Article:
The Anna Maria Island Sun Newspaper

Vol. 11 No. 15 - January 12, 2011


Lose weight, feel great at Premiere

Anna Maria Island Sun News Story

Debbie O'Leary, Veronica Oberle, Dr. Jack Pfeilsticker,
Penny Gonci and owner Sandy Brown are ready
to help you lose weight.

The start of a new year always has the anticipation of fresh beginnings and new challenges. As you welcome 2011 and the adventure of what may lie ahead, you may also be welcoming a few extra pounds you didn't have a couple of months ago. If this is a challenge that is starting to haunt you, there's a place that could help you face your demons.

Premiere Weight Loss Center is in the business of helping people lose weight, but to Gary and Sandy Brown and their staff, it's a lot more than just a business – it's a passion and one which with they have personal experience. Sandy Brown is a registered nurse with 35 years experience in the dialysis industry, both as an owner with her husband Gary of dialysis centers and in the nursing field.

After retiring, both the Browns put on the standard retiree's 20 to 40 extra pounds and started working with the counselors at Premiere Weight Loss. When the business was available to purchase the Browns decided they missed helping people as medical professionals, and purchased it in January 2010. In September 2010, they purchased a new building and relocated the business.

The medically supervised program that is offered at Premiere Weight Loss is structured to provide the infrastructure to accomplish weight loss goals quickly and safely. Dr. Jack Pfeilsticker, a general practice and urgent care, physician oversees and consults with clients and is available on premises during Premiere's hours of operation.

In addition to Dr. Pfeilsticker and his medical assistant Penny Gonci, there are two diet counselors, Debbie O'Leary and Veronica Oberle who have both worked and been certified in a variety of medical fields.

Premiere's system is broken down into three phases. During the first phase, the emphasis is on acute weight loss managed through diet, exercise and prescribed medications, including FDA approved appetite suppressants. The second phase is the transition phase with adjustments to the diet plan and discontinuance of medication. And the third phase is the long term maintenance phase offering support and guidance to maintain ideal weight. The success of their program is evident based on the 50 to 60 people who come into their facility daily during the winter months.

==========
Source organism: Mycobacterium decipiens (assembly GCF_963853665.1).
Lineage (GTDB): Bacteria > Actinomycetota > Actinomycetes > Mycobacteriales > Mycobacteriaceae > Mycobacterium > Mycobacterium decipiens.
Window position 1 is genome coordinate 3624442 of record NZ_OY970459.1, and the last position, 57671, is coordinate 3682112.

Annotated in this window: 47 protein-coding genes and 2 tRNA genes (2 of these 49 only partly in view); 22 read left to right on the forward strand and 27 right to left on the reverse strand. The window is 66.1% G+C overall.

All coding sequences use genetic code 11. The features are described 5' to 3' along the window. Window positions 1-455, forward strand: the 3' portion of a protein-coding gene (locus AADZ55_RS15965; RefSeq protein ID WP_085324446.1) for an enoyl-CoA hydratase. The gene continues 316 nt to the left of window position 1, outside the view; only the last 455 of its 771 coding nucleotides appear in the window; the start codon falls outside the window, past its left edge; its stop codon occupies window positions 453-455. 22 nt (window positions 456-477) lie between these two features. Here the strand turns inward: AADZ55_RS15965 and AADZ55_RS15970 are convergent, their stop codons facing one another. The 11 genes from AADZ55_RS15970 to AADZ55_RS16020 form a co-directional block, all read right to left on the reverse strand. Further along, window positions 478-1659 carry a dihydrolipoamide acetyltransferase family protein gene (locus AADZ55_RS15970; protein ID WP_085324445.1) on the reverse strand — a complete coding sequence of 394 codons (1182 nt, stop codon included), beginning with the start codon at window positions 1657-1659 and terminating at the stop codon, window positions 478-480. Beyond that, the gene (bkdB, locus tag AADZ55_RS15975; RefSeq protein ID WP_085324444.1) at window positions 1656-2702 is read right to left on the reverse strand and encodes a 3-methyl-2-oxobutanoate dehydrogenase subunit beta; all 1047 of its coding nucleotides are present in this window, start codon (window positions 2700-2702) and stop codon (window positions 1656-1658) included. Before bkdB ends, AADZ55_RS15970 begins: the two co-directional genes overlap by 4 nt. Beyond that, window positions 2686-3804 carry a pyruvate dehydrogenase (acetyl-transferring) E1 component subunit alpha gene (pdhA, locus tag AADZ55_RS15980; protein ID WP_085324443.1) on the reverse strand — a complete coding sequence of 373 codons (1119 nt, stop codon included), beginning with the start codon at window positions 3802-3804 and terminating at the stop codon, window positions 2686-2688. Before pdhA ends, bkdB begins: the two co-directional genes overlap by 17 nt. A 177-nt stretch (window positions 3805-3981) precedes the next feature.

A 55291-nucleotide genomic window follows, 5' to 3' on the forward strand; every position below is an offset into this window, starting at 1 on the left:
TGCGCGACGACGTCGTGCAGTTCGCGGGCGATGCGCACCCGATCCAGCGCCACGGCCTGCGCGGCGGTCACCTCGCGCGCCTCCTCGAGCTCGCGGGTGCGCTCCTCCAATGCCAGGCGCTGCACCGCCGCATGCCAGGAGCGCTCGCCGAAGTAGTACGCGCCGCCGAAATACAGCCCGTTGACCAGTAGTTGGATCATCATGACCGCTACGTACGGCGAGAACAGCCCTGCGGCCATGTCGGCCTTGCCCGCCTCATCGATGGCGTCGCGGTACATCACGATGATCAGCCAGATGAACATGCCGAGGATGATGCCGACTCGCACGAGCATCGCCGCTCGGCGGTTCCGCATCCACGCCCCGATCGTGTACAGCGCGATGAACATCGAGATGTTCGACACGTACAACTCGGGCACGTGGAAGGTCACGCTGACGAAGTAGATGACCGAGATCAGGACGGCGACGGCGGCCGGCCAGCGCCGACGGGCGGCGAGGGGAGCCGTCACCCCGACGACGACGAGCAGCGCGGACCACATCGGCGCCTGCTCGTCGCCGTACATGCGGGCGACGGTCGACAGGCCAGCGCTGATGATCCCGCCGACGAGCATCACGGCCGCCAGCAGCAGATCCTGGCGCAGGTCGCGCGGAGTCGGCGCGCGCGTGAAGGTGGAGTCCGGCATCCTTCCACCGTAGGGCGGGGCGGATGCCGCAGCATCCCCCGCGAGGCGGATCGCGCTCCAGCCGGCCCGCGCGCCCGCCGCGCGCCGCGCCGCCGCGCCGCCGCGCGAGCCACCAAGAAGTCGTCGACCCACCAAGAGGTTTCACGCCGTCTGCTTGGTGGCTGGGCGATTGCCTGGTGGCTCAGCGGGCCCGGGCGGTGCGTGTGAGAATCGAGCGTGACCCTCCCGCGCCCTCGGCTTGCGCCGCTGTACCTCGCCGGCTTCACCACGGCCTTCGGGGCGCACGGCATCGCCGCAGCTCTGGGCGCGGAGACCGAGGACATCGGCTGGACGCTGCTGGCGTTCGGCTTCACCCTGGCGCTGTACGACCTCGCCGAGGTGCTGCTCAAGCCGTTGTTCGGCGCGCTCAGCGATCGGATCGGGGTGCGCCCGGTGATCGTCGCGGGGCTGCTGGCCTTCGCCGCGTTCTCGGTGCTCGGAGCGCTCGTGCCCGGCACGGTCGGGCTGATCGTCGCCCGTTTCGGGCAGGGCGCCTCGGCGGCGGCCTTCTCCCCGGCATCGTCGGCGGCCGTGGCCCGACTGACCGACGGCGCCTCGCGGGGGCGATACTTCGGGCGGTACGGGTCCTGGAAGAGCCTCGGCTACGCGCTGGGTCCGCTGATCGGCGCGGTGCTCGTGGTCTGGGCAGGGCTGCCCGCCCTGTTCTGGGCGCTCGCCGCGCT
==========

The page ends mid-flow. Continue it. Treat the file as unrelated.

Sandy Brown points out that Premiere Weight Loss Center is the most affordable of any medically supervised program in our area. It frequently does pro bono work for charitable organizations and offers discounts to medical professionals, as well as police and fire department personnel and teachers. It's also not uncommon for the staff to work with individuals who have chronic medical problems like diabetes and high blood pressure. In the future they also hope to be able to offer weight loss programs for children and group programs.

Premiere Weight Loss Center's official open house will be on Feb. 15 as part of the Manatee Chamber Business After Hours program between 5 p.m. and 7 p.m.

Sandy Brown emphasizes that Premiere Weight Loss Center is not just about weight loss, it's about wellness, support and consistency. So if you need help with those demons, let the professionals at Premiere Weight Loss take one of the challenges of the new year off your plate, along with some of the extra food.

Premiere Weight Loss Center

4701 Manatee Ave. W. Bradenton, 941-827-0024

Monday, Tuesday and Thursday, 9 a.m. – 4:30 p.m.
Wednesday: 9 a.m. – 6:30 p.m.
Friday: 9 a.m. – 5 p.m.
Saturday: 9 a.m. – 1 p.m.
Visa and MasterCard


Anna Maria Island Sun News Story

2010 - Looking for balance

Investment Corner